Populations of two native endangered species endemic to Maui have been reduced by over half spanning the past two to three decades, according to an interagency report.
The kiwikiu or Maui parrotbill and the ‘ākohekohe or crested honeycreeper are only found in the East Maui areas surveyed. The report says fewer than 312 kiwikiu and 2,411‘ākohekohe remain in the wild.
“The most recent Maui endemic forest bird to go extinct was the po‘ouli (black-faced honeycreeper, Melamprosops phaeosoma) in 2004, and based on the findings from this survey, we are worried the kiwikiu is next,” USGS Wildlife Research Specialist Seth Judge said in a news release.
Researchers cited disease, predators and deteriorating habitat as factors for the birds' decline. The most serious long-term threat is the avian malaria, which is spreading up forest elevations because of climate change. Over time, it could lead to the extinction of most of Hawaii's native songbirds, the report warns.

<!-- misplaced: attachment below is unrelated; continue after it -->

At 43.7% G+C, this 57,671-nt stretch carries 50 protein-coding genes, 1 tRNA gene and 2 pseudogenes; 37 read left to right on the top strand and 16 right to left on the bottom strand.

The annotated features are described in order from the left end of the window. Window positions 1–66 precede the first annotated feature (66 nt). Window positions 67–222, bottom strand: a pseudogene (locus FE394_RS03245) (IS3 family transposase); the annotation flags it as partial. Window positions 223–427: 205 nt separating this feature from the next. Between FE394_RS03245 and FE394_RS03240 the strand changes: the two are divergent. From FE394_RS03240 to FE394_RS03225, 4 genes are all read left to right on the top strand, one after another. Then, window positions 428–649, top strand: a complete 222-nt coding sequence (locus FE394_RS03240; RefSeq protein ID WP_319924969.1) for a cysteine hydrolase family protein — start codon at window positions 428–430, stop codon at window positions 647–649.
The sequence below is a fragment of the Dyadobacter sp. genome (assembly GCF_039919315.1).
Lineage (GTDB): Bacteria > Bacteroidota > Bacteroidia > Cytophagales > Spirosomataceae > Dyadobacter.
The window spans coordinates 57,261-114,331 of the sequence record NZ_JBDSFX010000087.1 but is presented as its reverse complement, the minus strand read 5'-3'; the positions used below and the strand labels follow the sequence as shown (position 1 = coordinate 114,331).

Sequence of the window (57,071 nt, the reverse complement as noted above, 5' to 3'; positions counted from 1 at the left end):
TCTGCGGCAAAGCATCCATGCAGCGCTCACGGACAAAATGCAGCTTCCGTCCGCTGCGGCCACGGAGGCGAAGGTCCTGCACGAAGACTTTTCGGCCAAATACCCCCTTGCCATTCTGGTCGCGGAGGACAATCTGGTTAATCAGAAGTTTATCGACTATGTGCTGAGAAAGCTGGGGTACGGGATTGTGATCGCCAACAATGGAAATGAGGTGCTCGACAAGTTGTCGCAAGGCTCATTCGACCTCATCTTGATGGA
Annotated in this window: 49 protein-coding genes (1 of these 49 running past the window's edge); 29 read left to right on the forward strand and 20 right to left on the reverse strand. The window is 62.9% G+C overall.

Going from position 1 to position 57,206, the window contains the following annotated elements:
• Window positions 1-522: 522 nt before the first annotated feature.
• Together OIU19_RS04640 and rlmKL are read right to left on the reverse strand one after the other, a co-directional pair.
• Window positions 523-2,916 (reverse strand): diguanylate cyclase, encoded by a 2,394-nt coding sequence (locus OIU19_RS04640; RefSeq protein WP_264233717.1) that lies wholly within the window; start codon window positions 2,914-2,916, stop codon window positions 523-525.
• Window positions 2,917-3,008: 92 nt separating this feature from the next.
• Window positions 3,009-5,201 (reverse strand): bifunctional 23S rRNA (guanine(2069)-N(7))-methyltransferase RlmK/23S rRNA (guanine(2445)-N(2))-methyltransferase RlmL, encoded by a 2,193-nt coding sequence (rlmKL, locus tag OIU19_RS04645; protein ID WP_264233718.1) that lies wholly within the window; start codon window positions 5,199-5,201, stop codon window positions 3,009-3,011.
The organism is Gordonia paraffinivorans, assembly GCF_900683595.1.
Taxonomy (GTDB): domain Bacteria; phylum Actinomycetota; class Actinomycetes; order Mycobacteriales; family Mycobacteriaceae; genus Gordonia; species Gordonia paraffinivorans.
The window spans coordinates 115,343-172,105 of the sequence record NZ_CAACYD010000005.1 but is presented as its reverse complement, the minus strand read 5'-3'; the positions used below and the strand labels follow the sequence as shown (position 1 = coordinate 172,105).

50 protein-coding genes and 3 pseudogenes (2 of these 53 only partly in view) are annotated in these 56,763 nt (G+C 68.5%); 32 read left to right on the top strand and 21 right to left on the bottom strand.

Hanna Mounce of the Maui Forest Bird Recovery Project (MFBRP), said it is urgent that recovery efforts move ahead for the sake of the threatened species. "If we wait for much longer, we will not have these species left to save,” Mounce said.
The report covers bird population estimates in Haleakalā National Park and reserves managed by the state Department of Forestry and Wildlife.
Park Superintendent Natalie Gates said controlling avian malaria and non-native predators and restoring the birds' habitat are all needed.
"Currently we are exploring projects to control avian malaria in hopes of giving these unique and spectacular species a better chance of survival,” she said.